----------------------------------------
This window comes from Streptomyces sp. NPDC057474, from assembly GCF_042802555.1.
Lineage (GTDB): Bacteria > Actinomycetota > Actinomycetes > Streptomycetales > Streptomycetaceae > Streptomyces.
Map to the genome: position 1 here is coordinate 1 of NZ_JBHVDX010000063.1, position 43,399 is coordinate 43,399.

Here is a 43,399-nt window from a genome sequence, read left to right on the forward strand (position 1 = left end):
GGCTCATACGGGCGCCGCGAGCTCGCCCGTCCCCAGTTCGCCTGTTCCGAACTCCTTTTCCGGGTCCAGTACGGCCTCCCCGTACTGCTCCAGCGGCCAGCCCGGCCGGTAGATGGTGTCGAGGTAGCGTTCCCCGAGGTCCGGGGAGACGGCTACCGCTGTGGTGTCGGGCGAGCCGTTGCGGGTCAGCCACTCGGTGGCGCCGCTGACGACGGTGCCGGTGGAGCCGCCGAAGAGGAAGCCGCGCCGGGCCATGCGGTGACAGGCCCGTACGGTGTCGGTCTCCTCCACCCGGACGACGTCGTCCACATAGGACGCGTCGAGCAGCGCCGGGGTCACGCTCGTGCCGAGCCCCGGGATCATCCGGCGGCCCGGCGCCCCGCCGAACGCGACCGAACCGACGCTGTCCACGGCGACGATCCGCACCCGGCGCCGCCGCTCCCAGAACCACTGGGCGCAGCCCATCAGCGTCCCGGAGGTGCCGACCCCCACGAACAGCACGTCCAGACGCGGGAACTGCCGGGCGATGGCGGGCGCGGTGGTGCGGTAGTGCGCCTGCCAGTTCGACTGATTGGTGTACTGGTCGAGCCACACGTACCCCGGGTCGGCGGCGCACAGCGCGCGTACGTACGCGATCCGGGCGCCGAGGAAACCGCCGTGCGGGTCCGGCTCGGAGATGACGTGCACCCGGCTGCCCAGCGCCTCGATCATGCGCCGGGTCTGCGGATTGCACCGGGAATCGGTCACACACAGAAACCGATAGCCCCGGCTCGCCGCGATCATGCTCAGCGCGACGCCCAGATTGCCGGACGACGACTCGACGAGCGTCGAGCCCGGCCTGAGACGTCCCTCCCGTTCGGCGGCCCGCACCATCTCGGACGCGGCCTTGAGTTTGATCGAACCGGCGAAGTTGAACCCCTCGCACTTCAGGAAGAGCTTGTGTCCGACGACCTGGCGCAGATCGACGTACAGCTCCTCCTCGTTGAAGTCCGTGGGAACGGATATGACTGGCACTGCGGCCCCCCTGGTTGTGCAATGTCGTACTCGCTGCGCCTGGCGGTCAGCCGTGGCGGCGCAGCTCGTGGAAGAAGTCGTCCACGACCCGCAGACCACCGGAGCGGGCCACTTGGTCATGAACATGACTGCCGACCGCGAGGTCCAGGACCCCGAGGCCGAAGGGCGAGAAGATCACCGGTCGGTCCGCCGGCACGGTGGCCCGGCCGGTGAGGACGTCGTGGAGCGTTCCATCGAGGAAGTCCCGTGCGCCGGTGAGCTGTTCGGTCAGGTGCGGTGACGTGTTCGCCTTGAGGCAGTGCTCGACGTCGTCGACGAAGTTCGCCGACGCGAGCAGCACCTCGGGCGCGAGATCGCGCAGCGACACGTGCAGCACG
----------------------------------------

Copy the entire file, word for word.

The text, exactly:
This window comes from Streptomyces sp. NPDC057474, from assembly GCF_042802555.1.
Lineage (GTDB): Bacteria > Actinomycetota > Actinomycetes > Streptomycetales > Streptomycetaceae > Streptomyces.
Map to the genome: position 1 here is coordinate 1 of NZ_JBHVDX010000063.1, position 43,399 is coordinate 43,399.

Here is a 43,399-nt window from a genome sequence, read left to right on the forward strand (position 1 = left end):
GGCTCATACGGGCGCCGCGAGCTCGCCCGTCCCCAGTTCGCCTGTTCCGAACTCCTTTTCCGGGTCCAGTACGGCCTCCCCGTACTGCTCCAGCGGCCAGCCCGGCCGGTAGATGGTGTCGAGGTAGCGTTCCCCGAGGTCCGGGGAGACGGCTACCGCTGTGGTGTCGGGCGAGCCGTTGCGGGTCAGCCACTCGGTGGCGCCGCTGACGACGGTGCCGGTGGAGCCGCCGAAGAGGAAGCCGCGCCGGGCCATGCGGTGACAGGCCCGTACGGTGTCGGTCTCCTCCACCCGGACGACGTCGTCCACATAGGACGCGTCGAGCAGCGCCGGGGTCACGCTCGTGCCGAGCCCCGGGATCATCCGGCGGCCCGGCGCCCCGCCGAACGCGACCGAACCGACGCTGTCCACGGCGACGATCCGCACCCGGCGCCGCCGCTCCCAGAACCACTGGGCGCAGCCCATCAGCGTCCCGGAGGTGCCGACCCCCACGAACAGCACGTCCAGACGCGGGAACTGCCGGGCGATGGCGGGCGCGGTGGTGCGGTAGTGCGCCTGCCAGTTCGACTGATTGGTGTACTGGTCGAGCCACACGTACCCCGGGTCGGCGGCGCACAGCGCGCGTACGTACGCGATCCGGGCGCCGAGGAAACCGCCGTGCGGGTCCGGCTCGGAGATGACGTGCACCCGGCTGCCCAGCGCCTCGATCATGCGCCGGGTCTGCGGATTGCACCGGGAATCGGTCACACACAGAAACCGATAGCCCCGGCTCGCCGCGATCATGCTCAGCGCGACGCCCAGATTGCCGGACGACGACTCGACGAGCGTCGAGCCCGGCCTGAGACGTCCCTCCCGTTCGGCGGCCCGCACCATCTCGGACGCGGCCTTGAGTTTGATCGAACCGGCGAAGTTGAACCCCTCGCACTTCAGGAAGAGCTTGTGTCCGACGACCTGGCGCAGATCGACGTACAGCTCCTCCTCGTTGAAGTCCGTGGGAACGGATATGACTGGCACTGCGGCCCCCCTGGTTGTGCAATGTCGTACTCGCTGCGCCTGGCGGTCAGCCGTGGCGGCGCAGCTCGTGGAAGAAGTCGTCCACGACCCGCAGACCACCGGAGCGGGCCACTTGGTCATGAACATGACTGCCGACCGCGAGGTCCAGGACCCCGAGGCCGAAGGGCGAGAAGATCACCGGTCGGTCCGCCGGCACGGTGGCCCGGCCGGTGAGGACGTCGTGGAGCGTTCCATCGAGGAAGTCCCGTGCGCCGGTGAGCTGTTCGGTCAGGTGCGGTGACGTGTTCGCCTTGAGGCAGTGCTCGACGTCGTCGACGAAGTTCGCCGACGCGAGCAGCACCTCGGGCGCGAGATCGCGCAGCGACACGTGCAGCACG